This year I’m hopping off the New Year’s Resolution bandwagon.
I’m even flirting with the idea of not setting any goals for 2018. (For anyone who knows me, this is a biiiig step. I’m goal addicted. I collect goals like Richard Branson collects tropical islands.
Why am I dissing New Year’s resolutions and letting go of my grip on the goal?
Simply put, resolutions don’t work. They can even be damaging to your self-confidence. According to research from the Statistic Brain Research Institute fewer than 10% of people who make New Year’s Resolutions actually feel they’ve been successful in achieving them. According to Michael Hyatt a quarter bomb out in the first week, a third don’t make it past the first month, and fewer than half are still plugging away after six months!
It seems that when it comes to goals, we often become overambitious. As Greek poet Archilochus said, “we don’t rise to the level of our expectations; we fall to the level of our training.”
We tend to place too much weight on aspects of goal attainment that are beyond our control and for those perfectionists amongst us, we can self-flagellate like a Lutheran monk if we don’t achieve them, no matter how unrealistic they might have been in the first place.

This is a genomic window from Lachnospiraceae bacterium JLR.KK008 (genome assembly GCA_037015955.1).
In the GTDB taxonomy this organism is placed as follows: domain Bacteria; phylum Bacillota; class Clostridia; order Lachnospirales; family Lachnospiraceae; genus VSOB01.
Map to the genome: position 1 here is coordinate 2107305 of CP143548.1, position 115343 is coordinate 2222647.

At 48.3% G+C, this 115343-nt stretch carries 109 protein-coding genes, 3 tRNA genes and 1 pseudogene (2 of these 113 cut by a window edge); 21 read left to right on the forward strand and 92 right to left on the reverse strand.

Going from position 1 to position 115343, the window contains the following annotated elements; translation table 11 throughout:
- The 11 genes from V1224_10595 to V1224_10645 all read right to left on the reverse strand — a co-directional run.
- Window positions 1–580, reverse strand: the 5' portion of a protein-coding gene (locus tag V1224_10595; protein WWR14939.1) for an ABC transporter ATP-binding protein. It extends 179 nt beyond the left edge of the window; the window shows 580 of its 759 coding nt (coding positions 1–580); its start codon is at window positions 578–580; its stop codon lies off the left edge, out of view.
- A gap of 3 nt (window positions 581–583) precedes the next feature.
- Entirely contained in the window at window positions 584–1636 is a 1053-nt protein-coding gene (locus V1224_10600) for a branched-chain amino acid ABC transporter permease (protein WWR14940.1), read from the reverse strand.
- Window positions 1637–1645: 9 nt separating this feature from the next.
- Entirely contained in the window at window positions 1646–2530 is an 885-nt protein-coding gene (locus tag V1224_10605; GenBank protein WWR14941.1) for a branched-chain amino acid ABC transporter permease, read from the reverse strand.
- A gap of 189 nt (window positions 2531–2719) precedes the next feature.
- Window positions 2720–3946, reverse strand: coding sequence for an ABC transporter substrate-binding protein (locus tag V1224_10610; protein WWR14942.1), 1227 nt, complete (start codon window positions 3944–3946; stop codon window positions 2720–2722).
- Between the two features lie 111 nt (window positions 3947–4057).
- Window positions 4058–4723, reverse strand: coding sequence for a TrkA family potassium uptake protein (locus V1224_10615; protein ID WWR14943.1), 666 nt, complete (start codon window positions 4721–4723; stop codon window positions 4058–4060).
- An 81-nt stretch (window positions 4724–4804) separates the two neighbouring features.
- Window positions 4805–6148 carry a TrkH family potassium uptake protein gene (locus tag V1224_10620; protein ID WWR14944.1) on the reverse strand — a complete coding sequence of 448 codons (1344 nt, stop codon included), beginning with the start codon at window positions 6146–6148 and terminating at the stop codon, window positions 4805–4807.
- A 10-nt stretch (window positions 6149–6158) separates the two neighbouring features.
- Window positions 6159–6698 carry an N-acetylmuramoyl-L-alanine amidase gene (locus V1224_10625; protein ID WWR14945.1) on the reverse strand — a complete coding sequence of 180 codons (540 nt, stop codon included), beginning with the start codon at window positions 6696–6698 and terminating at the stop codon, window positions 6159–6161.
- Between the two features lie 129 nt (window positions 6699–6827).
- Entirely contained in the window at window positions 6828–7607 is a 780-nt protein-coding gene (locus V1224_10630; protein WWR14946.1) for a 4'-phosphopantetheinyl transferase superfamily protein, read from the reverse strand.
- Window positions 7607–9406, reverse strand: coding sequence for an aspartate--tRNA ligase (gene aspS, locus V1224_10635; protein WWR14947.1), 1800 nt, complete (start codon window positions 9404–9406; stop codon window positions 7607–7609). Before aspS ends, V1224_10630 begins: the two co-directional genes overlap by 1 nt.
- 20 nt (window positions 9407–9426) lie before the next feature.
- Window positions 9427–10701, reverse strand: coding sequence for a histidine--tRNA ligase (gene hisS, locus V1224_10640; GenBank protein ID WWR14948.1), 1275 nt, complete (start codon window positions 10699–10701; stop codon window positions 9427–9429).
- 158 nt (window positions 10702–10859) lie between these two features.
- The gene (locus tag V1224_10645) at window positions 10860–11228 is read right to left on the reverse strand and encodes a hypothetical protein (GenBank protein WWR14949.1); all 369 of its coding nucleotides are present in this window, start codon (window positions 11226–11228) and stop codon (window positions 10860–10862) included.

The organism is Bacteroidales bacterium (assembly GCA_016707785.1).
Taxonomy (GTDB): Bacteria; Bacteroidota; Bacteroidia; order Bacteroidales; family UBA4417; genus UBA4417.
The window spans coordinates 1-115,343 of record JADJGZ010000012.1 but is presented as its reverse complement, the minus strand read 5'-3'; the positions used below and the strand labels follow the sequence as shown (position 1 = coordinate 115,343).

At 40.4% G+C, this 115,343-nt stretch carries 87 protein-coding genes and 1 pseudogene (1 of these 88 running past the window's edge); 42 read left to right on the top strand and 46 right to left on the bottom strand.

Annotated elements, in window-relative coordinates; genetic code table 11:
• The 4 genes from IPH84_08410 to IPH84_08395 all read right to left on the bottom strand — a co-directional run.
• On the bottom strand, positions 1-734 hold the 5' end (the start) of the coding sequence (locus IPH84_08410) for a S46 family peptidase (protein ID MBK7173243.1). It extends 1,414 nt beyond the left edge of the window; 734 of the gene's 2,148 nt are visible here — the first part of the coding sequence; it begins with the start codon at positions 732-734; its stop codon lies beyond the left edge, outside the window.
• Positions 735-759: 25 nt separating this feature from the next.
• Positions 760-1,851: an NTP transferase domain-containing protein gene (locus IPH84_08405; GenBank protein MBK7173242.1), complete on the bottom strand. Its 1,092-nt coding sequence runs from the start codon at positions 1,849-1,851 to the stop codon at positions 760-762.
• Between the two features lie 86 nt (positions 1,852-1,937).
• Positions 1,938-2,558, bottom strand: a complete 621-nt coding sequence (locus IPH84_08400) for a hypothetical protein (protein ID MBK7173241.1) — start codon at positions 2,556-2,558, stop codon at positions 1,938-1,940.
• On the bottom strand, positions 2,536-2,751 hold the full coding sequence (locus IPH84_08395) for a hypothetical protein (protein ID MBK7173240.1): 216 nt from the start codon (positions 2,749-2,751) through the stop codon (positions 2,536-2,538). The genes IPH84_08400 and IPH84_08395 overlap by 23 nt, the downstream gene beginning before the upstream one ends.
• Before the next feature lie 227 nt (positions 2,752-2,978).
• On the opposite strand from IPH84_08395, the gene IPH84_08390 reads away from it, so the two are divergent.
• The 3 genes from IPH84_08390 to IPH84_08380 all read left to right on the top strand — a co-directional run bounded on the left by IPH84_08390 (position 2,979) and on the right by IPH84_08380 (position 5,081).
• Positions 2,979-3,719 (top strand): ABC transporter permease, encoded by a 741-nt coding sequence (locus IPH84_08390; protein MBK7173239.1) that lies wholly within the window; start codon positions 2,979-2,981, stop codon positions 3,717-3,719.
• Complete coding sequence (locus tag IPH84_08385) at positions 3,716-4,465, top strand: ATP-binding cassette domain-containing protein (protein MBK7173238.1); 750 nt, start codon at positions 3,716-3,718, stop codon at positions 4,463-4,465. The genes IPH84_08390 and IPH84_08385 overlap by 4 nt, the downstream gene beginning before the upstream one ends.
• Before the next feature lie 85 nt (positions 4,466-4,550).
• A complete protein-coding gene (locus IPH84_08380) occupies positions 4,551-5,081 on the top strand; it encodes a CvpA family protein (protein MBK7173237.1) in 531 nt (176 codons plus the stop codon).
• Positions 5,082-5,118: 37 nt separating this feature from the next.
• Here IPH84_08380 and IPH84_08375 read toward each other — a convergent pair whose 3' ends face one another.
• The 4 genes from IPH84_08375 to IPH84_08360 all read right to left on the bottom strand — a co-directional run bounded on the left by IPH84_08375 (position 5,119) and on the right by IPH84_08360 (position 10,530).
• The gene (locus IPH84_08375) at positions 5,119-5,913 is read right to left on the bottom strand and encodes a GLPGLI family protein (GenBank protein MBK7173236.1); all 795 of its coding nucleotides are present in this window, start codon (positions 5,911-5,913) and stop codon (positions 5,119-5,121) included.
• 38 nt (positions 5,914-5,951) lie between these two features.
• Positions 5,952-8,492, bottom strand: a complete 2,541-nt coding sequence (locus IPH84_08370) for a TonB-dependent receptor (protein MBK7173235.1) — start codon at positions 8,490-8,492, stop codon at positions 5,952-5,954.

But a curious thing happened to me this year (almost by default). I learnt that there’s something way more effective than all this New Year’s Resolution-ing and goal-setting malarkey.
I know. They’re not as sexy. In fact, habits and systems are downright boring. Iterative is repetitive…and well, a bit beige.
But I’m learning that a little thing, done often, over time, gets you where you want to go – far more effectively than setting a lofty goal and paying little attention to how you’ll get here.
Here are just a couple of examples of where I’ve focused on habits not goals and it’s paid off:
- I’ve made it a habit to do exercise every day when I first get up. Of course, I never make it 7 days. But my daily habit gets me exercising usually at least 5 times a week. This has had a hugely positive impact on my life. In fact, I think it was one of the most powerful things I did to cope with being in my “cave” this year.
- I have a goal to write a book. I’ve had that goal for several years now. When I wasn’t making progress, I changed tack. Now I’ve turned to a habit to help. I just commit to the practice of doing at least a few hours each week. And I have a great accountability coach Wally Bock who I report to each week on my progress. I’ve made more headway in the last month since I started this habit than I have previously.
- I’ve committed to a daily meditative practice, whether it’s just a few minutes of deep breathing or my new favourite Kundalini meditation. I didn’t have a goal or a New Year’s Resolution of doing it every day, but when I cut myself some slack and just tuned into the fact I just feel better when I do it, it’s turned into something I do every day. And I’m reaping the rewards.